Neither is empirically true — false hate-crime reports are rare, and actual hate crimes are both frequent and likely underreported. But the notion that claiming victimhood generates a kind of social currency is worth examining. It is hard to argue that victims of tragedy don’t tend to engender sympathy from others, and harder still to argue that this is generally not a good thing. Our perception of shared humanity is affirmed whenever people lend each other support in the face of great pain, whether that entails losing one’s home to a wildfire, a loved one to cancer, or one’s bodily autonomy due to a hate crime. Nor is it unheard of that such sympathies can be exploited for personal gain — by say, creating a crowdfunding campaign for a nonexistent illness, or creating a false narrative of personal tragedy for publicity. Capitalizing on cultural fault lines to draw attention, as Smollett apparently did, is relatively unremarkable — to the point that it has become a routine feature of presidential politics. That lies and hoaxes exist does not mean that the real problems they exploit do not. The balloon boy does not negate all missing children reports.
Perhaps the most remarkable presumption here is that the victimization of black Americans, LGBTQ Americans, and black LGBTQ Americans has been so overstated that reflexive dismissal by skeptics is appropriate. If the murder rate for all U.S. residents was the same as it was for black transgender women in 2015, 120,087 murders would have taken place instead of 15,696 — a sevenfold increase. Racist violence is so ingrained in American culture that not even the law-enforcement body tasked with investigating Smollett has clean hands: Black sites run for decades under the purview of the late Chicago police commander Jon Burge were notorious for coercing false confessions out of black Chicagoans by torturing them with nightsticks and cattle prods. Historically, the details of such violence have been so absurd as to defy belief. It would seem, at first glance, that only the most twisted fabulist could conjure a world where thousands of black men, women, and children, are tortured, dismembered, killed, and incinerated for sport, often for infractions as minor as whistling at white women, “frightening” white girls, or reprimanding white children. In fact, such violence defined decades of U.S. history. Even where outward expressions of bigotry have become taboo, the wages of racist policy and structures retain the power to shape black lives: Concentrated poverty and despair stemming from decades of redlining and disinvestment have made Chicago’s most racially segregated neighborhoods those where gang and police violence proliferate.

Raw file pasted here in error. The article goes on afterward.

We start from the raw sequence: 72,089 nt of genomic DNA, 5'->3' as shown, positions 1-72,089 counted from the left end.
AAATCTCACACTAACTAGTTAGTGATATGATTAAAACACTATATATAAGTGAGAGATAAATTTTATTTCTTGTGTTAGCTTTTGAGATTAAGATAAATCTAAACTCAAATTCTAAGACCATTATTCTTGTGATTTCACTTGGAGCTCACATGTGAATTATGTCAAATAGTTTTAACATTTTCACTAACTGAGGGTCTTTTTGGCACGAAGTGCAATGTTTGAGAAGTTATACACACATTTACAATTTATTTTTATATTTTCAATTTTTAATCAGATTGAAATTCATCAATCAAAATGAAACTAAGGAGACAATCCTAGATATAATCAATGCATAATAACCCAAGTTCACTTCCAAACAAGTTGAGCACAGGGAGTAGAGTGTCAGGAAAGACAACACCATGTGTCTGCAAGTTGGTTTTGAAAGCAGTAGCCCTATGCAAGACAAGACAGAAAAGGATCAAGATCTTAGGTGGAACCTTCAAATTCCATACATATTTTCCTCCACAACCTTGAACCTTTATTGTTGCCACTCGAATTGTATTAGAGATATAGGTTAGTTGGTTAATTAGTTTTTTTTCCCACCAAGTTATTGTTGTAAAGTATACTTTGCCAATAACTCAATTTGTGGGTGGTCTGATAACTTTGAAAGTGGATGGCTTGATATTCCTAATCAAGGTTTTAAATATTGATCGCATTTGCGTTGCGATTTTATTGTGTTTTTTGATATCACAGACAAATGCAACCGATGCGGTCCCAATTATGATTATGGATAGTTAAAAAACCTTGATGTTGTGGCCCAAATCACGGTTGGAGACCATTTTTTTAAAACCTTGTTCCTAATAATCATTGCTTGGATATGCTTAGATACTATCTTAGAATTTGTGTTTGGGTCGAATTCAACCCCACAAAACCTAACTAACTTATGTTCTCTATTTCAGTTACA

If Smollett indeed perpetrated a hoax, the broad strokes — a racist and homophobic attack — were eminently plausible. So plausible, in fact, that to treat such claims with increased skepticism moving forward risks a deeper underestimation of racism and homophobia in American society. But it also risks the further suspension of sympathy for others in the face of real violence. Trump and his disciples already treat claims of racial oppression with outsize skepticism, even as they perpetuate it — a pattern that amounts to a national gaslighting campaign. It would be both unwise and illogical for others to follow suit. And although it may be tempting to look at the Smollett case and conclude that greater incredulity is in order regarding such allegations, this disregards that incredulity already rules the day, and has done little to change the material facts of racism or homophobia. Here is an alternative proposal: Beware of drawing sweeping conclusions from the most extreme cases. Always consider context. Lean toward sympathy.